Frontier Communications, the provider of telecom services in 29 states, is asking creditors to help craft a turnaround deal that includes filing for bankruptcy by the middle of March, according to people with knowledge of the matter.
Company executives including Bernie Han, Frontier’s new chief executive officer, met with creditors and advisers Thursday and told them the company wants to negotiate a pre-packaged agreement before $356 million of debt payments come due March 15, the people said. They asked not to be identified because the meeting was private.
In Washington state, Frontier serves a variety of communities from Everett to Kennewick. In May it announced plans to sell broadband assets serving 350,000 residential and commercial customers in Washington, Oregon, Idaho and Montana for more than $1.35 billion as part of its debt-reduction efforts. That deal was expected to close within a year, after regulatory reviews.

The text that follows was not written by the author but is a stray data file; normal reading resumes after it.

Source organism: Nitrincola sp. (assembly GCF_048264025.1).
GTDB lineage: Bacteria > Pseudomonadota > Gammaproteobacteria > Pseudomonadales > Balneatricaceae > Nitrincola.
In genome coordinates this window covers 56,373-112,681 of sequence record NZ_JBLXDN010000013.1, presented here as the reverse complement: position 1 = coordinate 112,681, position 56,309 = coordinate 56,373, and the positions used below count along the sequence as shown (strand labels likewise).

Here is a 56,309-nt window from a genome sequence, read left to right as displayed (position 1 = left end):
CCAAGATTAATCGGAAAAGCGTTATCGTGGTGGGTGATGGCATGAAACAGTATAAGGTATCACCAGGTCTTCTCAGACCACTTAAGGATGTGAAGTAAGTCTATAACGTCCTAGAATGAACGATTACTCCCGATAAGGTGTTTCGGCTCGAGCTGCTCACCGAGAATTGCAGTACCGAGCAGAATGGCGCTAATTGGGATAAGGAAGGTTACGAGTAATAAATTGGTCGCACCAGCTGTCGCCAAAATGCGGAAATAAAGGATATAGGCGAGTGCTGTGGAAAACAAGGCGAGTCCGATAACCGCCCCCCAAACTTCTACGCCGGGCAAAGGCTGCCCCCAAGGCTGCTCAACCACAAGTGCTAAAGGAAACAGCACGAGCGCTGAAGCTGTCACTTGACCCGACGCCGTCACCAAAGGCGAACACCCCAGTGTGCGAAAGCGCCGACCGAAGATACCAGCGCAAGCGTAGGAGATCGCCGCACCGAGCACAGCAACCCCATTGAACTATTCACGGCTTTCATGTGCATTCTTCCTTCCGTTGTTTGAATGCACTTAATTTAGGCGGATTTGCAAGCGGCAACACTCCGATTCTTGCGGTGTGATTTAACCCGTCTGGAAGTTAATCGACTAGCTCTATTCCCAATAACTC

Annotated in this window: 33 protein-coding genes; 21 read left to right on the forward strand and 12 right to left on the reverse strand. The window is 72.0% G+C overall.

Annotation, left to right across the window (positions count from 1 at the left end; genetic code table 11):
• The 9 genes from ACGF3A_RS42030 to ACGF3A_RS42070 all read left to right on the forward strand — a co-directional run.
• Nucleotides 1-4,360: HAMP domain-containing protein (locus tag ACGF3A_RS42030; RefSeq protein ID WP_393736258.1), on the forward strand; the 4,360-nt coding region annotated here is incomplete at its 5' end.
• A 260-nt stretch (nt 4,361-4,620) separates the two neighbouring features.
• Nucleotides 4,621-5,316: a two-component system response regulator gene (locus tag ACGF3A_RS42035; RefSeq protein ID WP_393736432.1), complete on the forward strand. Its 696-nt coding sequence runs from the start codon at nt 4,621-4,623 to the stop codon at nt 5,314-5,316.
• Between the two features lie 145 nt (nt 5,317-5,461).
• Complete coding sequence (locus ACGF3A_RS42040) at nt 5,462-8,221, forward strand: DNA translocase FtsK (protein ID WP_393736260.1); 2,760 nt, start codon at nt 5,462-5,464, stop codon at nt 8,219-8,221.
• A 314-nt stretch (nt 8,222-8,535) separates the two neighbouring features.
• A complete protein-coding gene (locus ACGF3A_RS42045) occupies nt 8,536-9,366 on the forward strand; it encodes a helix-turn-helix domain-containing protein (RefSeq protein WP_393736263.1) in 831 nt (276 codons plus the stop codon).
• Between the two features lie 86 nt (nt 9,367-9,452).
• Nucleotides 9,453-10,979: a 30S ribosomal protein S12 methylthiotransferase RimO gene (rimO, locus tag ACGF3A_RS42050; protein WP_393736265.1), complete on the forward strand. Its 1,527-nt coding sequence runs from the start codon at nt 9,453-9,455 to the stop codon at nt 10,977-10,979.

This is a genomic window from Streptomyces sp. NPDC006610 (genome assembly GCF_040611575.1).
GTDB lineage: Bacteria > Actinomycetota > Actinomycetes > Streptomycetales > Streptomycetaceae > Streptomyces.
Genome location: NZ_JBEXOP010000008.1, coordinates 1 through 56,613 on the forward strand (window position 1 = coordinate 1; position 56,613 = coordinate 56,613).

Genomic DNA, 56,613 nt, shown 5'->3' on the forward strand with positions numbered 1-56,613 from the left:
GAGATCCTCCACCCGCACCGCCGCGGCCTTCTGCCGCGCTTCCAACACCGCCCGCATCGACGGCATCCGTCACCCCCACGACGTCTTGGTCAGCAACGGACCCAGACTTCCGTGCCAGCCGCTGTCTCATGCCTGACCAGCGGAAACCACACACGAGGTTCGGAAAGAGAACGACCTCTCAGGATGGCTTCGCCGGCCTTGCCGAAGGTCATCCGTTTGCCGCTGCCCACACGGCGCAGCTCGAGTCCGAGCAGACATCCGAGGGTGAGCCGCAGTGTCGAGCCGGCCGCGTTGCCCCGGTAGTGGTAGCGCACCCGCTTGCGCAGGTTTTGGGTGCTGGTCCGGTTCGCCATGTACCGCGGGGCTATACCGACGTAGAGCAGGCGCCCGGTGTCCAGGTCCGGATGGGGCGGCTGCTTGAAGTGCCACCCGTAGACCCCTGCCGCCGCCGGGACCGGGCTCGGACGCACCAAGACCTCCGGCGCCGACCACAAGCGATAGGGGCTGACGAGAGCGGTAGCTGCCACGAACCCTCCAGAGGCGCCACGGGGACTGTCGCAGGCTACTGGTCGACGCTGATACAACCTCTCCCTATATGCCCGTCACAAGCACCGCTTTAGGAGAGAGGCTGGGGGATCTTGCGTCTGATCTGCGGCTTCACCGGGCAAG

Certain Frontier creditors signed confidentiality documents that restrict their ability to trade in preparation for the restructuring negotiations, the people said.
A representative for Frontier declined to comment. Such deals typically involve a Chapter 11 bankruptcy, which would allow the company to keep operating without interruption of telephone and broadband service to its customers.
A Frontier bankruptcy would rank as one of the biggest telecom reorganizations since Worldcom Inc. in 2002. Frontier has been in talks with advisers about possible solutions to its $17.5 billion debt load, which has become a heavy burden as people stop using land lines.
Creditors have been pushing Frontier for a restructuring plan, and the Norwalk, Connecticut-based company has warned that bankruptcy might be the result.